Sunday, March 20, 2011

The merit of our forefathers...

The Real Doctor called me during the last day of Mic105 lab, a week ago. She was rather excited; calling from her car’s phone, which always muddies the reception, I gathered that I should call in to NPR’s Talk of the Nation Science Friday immediately. They were talking about a subject of personal relevance and expertise, so it would be good for me to contribute. It took a moment to find the number, and by the time I did it was 12:59:50—too late.

The subject was the origin of the word “clone.” This is a word which was dragged out of the Greek and attached to the meaning of “a group of plants that are propagated by the use of any form of vegetative parts such as bulbs, tubers, cuttings, grafts, buds, etc., and which are simply parts of the same individual seedling.” The person responsible for this appropriation, proposed in the October 16 1903 issue of Science, was Dr. Herbert John Webber, of the Department of Agriculture Plant Breeding Laboratory. What gave it personal relevance was that Dr. Webber was my great-grandfather.

I never met H.J. Webber, though I have an eighth of his genes. My grandfather, Dr. John Milton Webber, was also an academic horticulturalist. My mom, as has been noted, has a better garden than you and a groaning bookshelf of horticultural tomes. And then there’s me, also toiling in the vineyards of science. This brings up another term from the same 1903 paper—“transmitting power.” This is “the faculty which an individual organism has of transmitting its individual peculiarities to its progeny.” Although the word “clone” stuck—and has broadened its meaning far beyond what my great grandfather could imagine in 1903—“transmitting power” fell by the wayside, replaced in some ways by “penetrance.” However you describe it, H.J.’s biologist/academic genes had transmitting power or penetrance.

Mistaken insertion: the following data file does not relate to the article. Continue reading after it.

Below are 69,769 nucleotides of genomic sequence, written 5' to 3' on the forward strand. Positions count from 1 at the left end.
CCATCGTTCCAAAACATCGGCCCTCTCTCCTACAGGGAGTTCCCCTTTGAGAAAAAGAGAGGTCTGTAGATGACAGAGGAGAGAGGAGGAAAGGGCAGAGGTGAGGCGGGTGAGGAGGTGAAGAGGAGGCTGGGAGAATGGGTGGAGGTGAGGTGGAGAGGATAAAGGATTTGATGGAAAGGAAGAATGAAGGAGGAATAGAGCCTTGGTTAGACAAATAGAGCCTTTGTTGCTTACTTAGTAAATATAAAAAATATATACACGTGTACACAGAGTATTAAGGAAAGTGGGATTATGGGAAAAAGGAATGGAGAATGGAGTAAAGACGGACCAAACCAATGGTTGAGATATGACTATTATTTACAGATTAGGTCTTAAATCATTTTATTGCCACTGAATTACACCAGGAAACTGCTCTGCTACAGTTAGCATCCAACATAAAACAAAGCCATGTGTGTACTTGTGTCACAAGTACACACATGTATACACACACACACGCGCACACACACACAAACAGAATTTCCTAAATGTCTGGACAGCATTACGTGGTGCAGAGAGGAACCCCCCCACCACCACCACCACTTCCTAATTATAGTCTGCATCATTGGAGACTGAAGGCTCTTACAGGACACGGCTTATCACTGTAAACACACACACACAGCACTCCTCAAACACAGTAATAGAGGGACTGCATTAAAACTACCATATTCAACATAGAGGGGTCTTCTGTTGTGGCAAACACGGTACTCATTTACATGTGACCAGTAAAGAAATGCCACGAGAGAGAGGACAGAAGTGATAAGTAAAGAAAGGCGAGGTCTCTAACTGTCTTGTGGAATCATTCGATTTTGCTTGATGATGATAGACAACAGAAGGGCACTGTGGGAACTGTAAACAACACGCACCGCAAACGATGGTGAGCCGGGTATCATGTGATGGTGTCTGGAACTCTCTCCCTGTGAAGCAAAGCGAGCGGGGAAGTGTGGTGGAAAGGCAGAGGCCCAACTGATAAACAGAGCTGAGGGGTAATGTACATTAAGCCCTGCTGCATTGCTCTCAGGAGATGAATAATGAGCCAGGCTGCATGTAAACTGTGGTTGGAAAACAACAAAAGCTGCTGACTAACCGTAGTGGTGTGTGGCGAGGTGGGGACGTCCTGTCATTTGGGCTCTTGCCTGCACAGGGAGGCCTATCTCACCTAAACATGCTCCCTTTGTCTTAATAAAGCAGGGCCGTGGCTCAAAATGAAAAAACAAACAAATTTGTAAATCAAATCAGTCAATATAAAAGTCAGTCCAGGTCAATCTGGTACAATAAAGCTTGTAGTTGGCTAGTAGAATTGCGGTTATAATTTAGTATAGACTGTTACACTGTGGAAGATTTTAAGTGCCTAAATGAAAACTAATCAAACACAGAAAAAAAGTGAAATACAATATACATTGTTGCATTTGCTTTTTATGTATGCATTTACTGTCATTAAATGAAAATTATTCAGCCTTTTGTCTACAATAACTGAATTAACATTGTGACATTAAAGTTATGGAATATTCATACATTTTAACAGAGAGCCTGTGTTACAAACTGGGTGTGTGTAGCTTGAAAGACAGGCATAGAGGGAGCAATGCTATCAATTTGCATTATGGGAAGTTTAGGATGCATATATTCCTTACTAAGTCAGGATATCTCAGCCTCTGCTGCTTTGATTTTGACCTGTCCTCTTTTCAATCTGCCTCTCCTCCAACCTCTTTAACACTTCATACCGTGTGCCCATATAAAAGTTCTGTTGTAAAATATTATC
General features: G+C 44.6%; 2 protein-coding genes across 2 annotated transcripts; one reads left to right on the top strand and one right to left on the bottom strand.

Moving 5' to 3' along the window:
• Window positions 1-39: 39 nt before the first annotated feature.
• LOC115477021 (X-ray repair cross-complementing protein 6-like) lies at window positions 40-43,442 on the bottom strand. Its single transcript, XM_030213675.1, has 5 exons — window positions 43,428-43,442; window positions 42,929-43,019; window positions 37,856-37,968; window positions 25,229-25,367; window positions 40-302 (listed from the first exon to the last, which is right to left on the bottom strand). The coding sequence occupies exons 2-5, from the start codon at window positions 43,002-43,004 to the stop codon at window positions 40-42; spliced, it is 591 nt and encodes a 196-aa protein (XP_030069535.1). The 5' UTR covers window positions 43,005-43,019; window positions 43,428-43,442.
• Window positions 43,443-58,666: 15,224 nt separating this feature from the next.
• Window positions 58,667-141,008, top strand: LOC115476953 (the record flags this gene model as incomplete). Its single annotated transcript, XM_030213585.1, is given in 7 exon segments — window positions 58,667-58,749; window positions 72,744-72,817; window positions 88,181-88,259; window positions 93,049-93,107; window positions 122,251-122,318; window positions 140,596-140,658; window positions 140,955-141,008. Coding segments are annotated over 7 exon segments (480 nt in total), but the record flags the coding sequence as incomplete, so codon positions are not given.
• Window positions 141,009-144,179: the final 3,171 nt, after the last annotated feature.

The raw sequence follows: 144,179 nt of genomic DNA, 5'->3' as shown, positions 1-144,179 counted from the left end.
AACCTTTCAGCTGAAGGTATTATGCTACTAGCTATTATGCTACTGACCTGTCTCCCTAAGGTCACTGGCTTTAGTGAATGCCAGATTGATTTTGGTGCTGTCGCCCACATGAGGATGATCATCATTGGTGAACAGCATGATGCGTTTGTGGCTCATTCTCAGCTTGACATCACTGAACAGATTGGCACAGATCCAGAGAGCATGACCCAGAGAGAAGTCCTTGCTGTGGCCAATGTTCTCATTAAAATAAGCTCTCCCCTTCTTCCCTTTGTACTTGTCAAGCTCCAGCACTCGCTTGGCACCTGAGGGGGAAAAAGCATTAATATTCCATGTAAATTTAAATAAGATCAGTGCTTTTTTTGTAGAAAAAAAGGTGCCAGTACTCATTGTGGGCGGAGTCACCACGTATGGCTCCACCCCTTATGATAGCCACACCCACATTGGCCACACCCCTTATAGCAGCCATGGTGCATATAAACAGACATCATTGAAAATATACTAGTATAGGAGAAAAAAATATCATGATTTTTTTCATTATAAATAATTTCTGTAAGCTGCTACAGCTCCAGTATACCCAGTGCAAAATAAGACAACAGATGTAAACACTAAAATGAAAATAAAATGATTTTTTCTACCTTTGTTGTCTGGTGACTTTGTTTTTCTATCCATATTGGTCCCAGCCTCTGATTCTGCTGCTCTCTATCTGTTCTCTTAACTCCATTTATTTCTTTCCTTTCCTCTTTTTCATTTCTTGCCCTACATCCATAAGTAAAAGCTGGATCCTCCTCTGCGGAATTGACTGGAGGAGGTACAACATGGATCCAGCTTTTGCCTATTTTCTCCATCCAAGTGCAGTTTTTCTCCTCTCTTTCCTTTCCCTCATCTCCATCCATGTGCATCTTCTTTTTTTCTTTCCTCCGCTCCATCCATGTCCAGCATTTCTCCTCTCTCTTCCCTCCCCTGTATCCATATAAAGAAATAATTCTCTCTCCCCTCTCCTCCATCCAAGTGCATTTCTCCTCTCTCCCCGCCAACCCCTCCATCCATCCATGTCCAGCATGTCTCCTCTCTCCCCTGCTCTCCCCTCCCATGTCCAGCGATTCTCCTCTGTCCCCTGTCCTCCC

Occasionally, a name on the roster really jumps out at you. The name was “Leidy,” which in a Microbial Diversity class roster sticks out like “Saint-Saens” in a music appreciation class roster. I queried the student, and sure enough, he’s a descendant of the brother of Joseph Leidy, the pioneering American doctor / anatomist / paleontologist / microbiologist / microscopist / parasitologist. (his biography is subtitled “The Last Man who Knew Everything.”) If you want to know about amoebas, or if you just want to look at some absolutely ravishing hand-drawn illustrations by a brilliant microscopist, check out his “Fresh-water Rhizopods of North America,” available in its entirety online. So, now I can say that I’ve schooled Leidy on microbiology.

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